BACKGROUND OF THE INVENTION U.S. Pat. No. 3,169,272 describes a method and apparatus for forming plastic tubing which involves advancing a continuous length of tubing upon its exit from an extruder unit in a heated condition through a cooling chamber and in submerged contact with the water of a bath of water confined in the chamber at sub-atmospheric pressure so that atmospheric or static air inside the tubing will force the tubing against the surfaces of a sizing bushing in the cooling chamber thereby to give it its external shape and dimension. The set or hardening of the ex ternal surface of the tubing which gives the tubing its final shape and size thus is intended to occur within the sizing bushing as the passage of the tubing through the remainder of the cooling chamber is without constraint or support which could produce additional dimensional or shape alteration. The method and apparatus of this patent while adequate for producing plastic tubing for many purposes is not suitable for marking plastic tubing which must be sized accurately to have a circumferential dimension not varying more than 0.4% from the prescribed dimension. A specific application involving such demanding accuracy of size is the use of plastic tubing as mouthpiece in filter components for cigarettes. Representative of such use is the cigarette described in pending patent application Ser. No. 632,336 filed Apr. 20, 1967, now Pat. No. 3,490,461, which discloses an improved ventiice lated cigarette embodying a plastic mouthpiece having a fluted external surface, the flutes and overlying cigarette tipping paper defining ventilation passages through which cooling and ventilating air is aspirated by the smoker concurrently with the intake of smoke during pufling. In cigarette making it is customary to join two filter components, for example, a filter plug of cellulose acetate and a plastic or paper tubular mouthpiece in a dual combining operation involving wrapping them in a combining paper wrap. This dual combining operation makes it essential that the two components have circumferential dimensions within predetermined ranges. If this require ment is not met it is possible that the automatic combining machinery will not function properly. For example, if one of the components is outsized, it may not process through the machinery smoothly and thus cause process upset requiring temporary stoppage of the machinery to clear the upset. Even if a dual combining operation would allow dissimilar or variable circumference sections to be combined, in subsequent cigarette assembly operations a tipping paper could not be properly adhered to both the cigarette and filter, also resulting in process upset. It has been found that with respect to a ventilated cigarette of the type described in the aforementioned patent application and having a tobacco cylinder with a circumference of 24.8 mm. there is a very specific circumference for the plastic tip which must be used in conjunction with a cellulose acetate section in the dual combining operation. The plastic rod circumference should have an optimum size of 23.9 mm. varying generally not more than 10.1 mm. but preferably not more than $0.05 mm. Thus, in the extrusion and sizing operations it is mandatory that unusually fine dimensioning control be maintained to insure that a rod having a circumference within the limits specified above is obtained to assure that when joined with a filter plug and wrapped together therewith by means of combining wrap, the total external dimension will be compatible with that of the tobacco cylinder thereby insuring avoidance of upset in the machinery with which the wrapped filter components are joined to the tobacco cylinder. Also it is important for the sake of appearance that the mouthpiece circumferential dimension not exceed stated limits since an outsize dimension can cause wrinkling in the tipping paper or improper overla of same so as to prevent proper adhesion and secureme nt of the tipping paper. Prior art methods and systems with which plastic tubing can be formed such as exemplified in the aforementioned US. patent cannot provide a finished plastic tubing sized with the accuracy described above. The mentioned U.S. patent, for example, describes sizing of the tubular rod as occurring in the sizing bushing alone. However, the sizing bushing is a metal element and is in full surface contact with the exterior of the themoplastic tubing during the initial time extrudate surface setting is occurring so that in spite of the teaching of the patent it is believed that insufiicient heat transfer occurs between the tubing and the bushing to insure that the tubing outer surface circumferential dimension Will properly set within the bushing. It is believed that instead, the tubing on exiting the bushings is amenable to further change in its circumferential dimension as it passes through the cooling chamber liquid which change while perhaps of no moment for most intended uses of tubing produced according to the patent, would render the tubing unsuitable for use in a cigarette as the mouthpiece component thereof where sizing criteria as given earlier must be strictly followed. It is also known in the art to use a series of spaced, apertured plates in lieu of single bushing of the mentioned patent as a sizing die assembly, as for example, in the manufacture of plastic drinking straws. However, in spite of improved shrinkage control and thus better dimensioning control possible when using the plate assembly it still is not possible to produce a tubing having circumferetial dimension within 0.4% of that intended. Moreover, nothing in the teaching of the aforementioned patent or similar known extruding procedures suggests that such procedues can be sucessfully applied to the extrusion and sizing of external surface configured plastic tubing.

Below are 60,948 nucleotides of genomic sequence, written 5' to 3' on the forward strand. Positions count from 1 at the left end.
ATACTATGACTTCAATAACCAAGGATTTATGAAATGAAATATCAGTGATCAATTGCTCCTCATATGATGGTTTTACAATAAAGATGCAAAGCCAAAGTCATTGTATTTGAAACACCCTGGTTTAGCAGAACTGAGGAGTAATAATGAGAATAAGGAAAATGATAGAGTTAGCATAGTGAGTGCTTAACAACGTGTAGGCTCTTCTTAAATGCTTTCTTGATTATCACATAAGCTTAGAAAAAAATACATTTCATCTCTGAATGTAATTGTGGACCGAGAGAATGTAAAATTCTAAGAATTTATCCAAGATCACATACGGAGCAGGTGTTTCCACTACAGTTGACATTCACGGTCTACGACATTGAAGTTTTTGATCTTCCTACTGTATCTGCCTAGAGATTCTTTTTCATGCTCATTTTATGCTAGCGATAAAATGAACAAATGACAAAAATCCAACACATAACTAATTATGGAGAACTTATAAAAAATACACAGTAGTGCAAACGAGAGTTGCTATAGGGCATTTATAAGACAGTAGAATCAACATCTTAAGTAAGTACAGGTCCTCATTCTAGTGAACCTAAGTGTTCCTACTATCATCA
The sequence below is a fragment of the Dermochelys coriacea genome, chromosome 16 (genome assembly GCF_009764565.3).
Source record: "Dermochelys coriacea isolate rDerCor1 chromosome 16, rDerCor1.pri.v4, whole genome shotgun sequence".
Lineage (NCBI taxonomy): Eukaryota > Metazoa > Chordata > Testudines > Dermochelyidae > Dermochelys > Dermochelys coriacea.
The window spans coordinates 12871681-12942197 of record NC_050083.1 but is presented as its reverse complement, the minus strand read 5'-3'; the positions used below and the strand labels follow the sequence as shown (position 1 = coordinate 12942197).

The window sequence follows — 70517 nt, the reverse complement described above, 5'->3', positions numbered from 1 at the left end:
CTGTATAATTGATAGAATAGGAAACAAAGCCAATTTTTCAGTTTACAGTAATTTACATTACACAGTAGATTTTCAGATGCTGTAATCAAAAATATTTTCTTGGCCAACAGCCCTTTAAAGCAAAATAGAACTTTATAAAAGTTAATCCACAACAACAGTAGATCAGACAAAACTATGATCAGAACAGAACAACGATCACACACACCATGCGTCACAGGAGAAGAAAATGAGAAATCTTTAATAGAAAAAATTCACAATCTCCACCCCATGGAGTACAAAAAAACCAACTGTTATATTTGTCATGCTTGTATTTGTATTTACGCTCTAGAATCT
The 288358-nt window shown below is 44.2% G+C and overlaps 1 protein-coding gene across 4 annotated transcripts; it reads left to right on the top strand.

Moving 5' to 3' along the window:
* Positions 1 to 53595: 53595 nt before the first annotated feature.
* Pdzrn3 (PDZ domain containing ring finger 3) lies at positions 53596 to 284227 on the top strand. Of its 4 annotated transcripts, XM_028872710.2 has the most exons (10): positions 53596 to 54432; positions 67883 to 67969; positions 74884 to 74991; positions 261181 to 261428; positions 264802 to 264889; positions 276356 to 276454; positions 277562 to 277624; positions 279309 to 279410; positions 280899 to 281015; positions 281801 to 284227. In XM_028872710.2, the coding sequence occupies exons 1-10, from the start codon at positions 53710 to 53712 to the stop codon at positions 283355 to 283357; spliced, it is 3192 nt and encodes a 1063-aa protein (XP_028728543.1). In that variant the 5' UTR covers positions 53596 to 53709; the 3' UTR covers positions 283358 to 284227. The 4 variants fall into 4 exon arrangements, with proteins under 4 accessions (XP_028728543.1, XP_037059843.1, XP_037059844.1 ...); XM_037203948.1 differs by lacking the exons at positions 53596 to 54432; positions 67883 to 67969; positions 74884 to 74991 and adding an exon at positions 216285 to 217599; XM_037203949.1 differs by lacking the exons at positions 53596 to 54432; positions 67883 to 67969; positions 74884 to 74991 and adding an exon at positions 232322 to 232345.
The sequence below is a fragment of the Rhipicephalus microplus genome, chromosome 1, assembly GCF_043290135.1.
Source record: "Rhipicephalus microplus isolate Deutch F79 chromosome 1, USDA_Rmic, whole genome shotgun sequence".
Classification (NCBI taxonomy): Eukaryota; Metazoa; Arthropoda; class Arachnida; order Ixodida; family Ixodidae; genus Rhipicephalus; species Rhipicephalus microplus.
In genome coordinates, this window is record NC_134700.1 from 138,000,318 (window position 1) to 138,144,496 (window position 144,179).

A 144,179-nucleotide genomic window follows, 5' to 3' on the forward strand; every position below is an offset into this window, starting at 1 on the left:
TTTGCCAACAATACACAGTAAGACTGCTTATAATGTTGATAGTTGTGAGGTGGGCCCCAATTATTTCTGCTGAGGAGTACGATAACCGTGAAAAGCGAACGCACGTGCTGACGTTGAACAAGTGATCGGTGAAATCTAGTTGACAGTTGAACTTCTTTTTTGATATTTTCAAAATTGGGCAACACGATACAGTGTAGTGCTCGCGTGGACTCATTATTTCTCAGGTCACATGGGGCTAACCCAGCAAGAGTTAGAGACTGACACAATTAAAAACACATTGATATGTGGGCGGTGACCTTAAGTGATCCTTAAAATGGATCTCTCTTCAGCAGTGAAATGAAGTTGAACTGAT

SUMMARY OF THE INVENTION The present invention is concerned with a method and apparatus for producing with constancy of manufacture, accurately and uniformly sized externally fluted plastic tubing which can be sectioned into lengths rendering it suitable for embodiment in a ventilated cigarette as a mouthpiece. In accordance with the invention, the tubing as it leaves an extruder unit in which it is formed is advanced through a cooling chamber containing a cooling bath of water which is maintained at a predetermined controlled temperature, the extrudate being in submerged contact with the water as it passes through the bath, the cooling of the extrudate being eflected at a greater but predetermined rate at the tips of the flutes than at the grooves between the flutes. Thus the bath temperature must be accurately controlled within a predetermined range of temperature to properly size the tubing. Sizing of the extrudate to give it a final circumferential dimension within a predetermined range is effectively controlled by advancing it through a sizing die assembly located at the entry end of the cooling chamber, the sizing die assembly being comprised of a plurality of longitudinally spaced plates, each being provided with an aperture having a circumferential dimension of predetermined size, the plates being arranged with the respective apertures in alignment and the longitudinal spacing between succeeding plates being at least equal to the thickness of said succeeding plates. The latter is provided in order that the extrudate undergoes a travel which alternately subjects it to a sizing control when in contact with each plate followed by an exposure of its exterior surface to the heat transfer medium to progressively harden the set of the surface portion which was initiated upon first entry of the extrudate into the cooling chamber.